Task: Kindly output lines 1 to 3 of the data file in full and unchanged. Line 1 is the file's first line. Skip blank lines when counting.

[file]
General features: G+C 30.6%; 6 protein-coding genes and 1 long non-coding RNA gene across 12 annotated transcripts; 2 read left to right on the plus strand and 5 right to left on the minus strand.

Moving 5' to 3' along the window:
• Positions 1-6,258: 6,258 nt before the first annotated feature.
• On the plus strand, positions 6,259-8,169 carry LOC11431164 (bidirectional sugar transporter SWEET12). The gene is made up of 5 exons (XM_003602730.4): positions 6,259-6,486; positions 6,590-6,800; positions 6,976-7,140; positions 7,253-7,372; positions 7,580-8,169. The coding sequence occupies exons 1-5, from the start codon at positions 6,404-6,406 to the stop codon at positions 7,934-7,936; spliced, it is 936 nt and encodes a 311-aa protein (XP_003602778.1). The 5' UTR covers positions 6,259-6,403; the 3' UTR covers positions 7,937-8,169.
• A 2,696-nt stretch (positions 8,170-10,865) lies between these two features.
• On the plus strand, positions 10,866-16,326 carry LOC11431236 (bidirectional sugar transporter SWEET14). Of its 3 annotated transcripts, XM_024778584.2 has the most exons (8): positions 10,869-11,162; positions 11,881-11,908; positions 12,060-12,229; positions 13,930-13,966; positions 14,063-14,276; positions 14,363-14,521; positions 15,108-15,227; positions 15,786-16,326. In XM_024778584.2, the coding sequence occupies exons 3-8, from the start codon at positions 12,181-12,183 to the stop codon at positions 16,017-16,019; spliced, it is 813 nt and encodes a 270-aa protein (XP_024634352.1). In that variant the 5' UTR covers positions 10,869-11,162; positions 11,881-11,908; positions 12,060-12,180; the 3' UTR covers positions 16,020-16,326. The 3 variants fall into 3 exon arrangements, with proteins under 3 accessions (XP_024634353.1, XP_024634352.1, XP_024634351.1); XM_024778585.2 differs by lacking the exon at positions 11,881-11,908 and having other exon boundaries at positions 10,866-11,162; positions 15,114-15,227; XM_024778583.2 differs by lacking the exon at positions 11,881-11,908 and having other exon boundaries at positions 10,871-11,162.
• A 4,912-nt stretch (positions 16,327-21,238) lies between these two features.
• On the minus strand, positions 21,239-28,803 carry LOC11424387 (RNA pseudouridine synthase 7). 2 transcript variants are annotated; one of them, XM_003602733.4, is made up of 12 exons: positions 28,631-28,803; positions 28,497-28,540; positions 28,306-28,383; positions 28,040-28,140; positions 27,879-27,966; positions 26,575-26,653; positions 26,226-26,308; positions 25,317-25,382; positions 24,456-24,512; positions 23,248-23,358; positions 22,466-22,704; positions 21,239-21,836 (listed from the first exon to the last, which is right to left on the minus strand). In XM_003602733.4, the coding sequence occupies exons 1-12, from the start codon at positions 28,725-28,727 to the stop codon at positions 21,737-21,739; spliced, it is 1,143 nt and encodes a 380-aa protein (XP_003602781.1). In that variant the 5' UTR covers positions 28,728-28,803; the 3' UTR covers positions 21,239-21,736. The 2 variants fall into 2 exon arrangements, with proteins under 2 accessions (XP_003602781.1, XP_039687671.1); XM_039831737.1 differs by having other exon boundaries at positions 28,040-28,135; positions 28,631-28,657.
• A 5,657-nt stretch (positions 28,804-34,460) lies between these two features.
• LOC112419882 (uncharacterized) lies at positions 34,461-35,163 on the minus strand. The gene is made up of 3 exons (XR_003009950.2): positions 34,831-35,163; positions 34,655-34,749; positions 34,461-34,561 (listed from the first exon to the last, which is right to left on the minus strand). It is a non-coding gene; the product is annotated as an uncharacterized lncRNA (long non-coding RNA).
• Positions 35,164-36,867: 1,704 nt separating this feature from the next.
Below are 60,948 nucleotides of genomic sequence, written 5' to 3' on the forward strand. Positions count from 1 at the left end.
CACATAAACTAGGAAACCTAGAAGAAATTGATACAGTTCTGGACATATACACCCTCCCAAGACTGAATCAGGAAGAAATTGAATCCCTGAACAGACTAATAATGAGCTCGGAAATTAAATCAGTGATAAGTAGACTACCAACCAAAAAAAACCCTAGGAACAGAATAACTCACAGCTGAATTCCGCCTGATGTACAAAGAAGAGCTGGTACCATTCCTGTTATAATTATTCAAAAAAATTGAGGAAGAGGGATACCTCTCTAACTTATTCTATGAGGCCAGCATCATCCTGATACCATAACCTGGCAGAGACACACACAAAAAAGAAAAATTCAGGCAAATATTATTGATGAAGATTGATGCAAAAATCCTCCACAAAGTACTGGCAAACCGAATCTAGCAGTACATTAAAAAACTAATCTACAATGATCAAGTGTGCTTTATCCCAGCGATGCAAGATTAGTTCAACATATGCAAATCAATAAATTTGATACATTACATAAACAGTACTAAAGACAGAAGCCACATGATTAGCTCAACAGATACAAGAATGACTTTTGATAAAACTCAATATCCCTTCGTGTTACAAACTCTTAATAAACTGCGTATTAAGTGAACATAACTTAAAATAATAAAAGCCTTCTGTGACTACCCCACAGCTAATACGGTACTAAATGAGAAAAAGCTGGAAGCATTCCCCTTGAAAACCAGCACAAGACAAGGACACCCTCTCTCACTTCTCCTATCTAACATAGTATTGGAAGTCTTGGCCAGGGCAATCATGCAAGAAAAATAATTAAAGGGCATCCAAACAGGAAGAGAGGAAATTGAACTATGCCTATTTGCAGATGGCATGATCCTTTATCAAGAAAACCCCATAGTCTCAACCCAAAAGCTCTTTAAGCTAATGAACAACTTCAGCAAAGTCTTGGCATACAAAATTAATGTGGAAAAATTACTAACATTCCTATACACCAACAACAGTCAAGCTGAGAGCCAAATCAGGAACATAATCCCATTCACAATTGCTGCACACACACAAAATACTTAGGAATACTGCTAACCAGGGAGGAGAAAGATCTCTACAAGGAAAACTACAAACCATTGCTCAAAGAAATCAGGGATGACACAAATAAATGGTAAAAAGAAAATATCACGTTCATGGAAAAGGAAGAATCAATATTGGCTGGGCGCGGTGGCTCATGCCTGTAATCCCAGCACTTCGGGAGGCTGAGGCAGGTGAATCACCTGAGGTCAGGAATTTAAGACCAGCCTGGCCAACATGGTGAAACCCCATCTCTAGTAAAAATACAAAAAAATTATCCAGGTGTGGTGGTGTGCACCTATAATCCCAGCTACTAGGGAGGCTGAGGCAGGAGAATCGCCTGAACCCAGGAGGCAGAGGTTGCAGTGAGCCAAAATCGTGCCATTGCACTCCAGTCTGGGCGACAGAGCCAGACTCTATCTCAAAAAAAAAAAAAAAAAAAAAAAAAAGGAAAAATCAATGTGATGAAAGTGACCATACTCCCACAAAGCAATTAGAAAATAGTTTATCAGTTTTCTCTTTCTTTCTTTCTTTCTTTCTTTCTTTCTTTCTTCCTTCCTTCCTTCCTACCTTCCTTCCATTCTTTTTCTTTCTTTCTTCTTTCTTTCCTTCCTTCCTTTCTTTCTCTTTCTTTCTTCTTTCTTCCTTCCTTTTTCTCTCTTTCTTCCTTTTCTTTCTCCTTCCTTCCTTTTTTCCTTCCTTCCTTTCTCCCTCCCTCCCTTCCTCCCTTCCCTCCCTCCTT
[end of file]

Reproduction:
General features: G+C 30.6%; 6 protein-coding genes and 1 long non-coding RNA gene across 12 annotated transcripts; 2 read left to right on the plus strand and 5 right to left on the minus strand.

Moving 5' to 3' along the window:
• Positions 1-6,258: 6,258 nt before the first annotated feature.